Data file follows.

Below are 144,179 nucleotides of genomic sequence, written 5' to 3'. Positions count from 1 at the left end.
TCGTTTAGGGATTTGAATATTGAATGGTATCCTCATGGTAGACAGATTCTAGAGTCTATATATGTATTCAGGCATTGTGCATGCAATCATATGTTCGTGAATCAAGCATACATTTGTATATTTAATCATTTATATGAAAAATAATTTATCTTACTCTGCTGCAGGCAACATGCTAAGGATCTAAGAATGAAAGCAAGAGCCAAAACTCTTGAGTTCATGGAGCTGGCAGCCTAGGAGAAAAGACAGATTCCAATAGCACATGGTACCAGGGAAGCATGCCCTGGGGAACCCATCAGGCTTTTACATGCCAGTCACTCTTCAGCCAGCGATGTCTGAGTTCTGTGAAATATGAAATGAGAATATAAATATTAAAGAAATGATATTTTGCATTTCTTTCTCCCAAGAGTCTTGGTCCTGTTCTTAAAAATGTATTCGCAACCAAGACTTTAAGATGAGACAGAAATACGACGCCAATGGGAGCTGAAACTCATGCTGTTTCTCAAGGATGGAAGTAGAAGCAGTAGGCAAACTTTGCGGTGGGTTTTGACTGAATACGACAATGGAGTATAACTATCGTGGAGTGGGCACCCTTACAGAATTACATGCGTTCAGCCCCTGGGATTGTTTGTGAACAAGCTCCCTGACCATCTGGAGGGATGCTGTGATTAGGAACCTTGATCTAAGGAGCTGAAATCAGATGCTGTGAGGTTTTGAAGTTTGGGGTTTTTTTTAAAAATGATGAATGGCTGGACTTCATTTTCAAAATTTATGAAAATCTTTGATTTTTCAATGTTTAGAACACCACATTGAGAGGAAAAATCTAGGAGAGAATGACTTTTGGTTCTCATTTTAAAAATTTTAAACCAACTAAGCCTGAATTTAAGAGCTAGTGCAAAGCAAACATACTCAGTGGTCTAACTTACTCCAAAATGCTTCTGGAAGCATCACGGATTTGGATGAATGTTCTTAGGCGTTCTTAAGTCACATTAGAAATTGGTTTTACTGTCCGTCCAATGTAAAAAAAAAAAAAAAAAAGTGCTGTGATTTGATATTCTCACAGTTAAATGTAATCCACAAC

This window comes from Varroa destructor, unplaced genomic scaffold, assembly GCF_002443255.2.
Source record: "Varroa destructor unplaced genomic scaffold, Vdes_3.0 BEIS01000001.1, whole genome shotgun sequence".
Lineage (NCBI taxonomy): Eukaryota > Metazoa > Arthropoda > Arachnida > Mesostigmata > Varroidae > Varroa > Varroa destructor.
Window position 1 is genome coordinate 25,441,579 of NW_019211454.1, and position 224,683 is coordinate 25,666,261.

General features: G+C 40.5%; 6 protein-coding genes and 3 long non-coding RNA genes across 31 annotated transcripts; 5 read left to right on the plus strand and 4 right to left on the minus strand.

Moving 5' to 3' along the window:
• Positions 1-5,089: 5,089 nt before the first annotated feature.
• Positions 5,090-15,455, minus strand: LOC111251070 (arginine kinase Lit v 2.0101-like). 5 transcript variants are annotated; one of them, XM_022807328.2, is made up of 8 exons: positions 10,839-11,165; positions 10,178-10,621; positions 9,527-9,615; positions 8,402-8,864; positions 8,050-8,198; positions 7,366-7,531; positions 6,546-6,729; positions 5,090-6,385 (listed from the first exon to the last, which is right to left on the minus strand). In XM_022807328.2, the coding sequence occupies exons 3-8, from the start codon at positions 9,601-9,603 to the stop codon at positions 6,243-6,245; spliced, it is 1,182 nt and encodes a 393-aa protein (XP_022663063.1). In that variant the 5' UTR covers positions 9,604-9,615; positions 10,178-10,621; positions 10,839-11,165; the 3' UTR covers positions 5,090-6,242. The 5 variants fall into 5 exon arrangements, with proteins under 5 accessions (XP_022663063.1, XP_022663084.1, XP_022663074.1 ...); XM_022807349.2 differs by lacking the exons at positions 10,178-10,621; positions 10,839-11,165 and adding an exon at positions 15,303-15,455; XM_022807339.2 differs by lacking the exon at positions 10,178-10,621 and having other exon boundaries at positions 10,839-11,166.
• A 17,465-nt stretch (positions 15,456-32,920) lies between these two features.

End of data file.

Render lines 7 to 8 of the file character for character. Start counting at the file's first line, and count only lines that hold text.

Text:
General features: G+C 40.5%; 6 protein-coding genes and 3 long non-coding RNA genes across 31 annotated transcripts; 5 read left to right on the plus strand and 4 right to left on the minus strand.

Moving 5' to 3' along the window: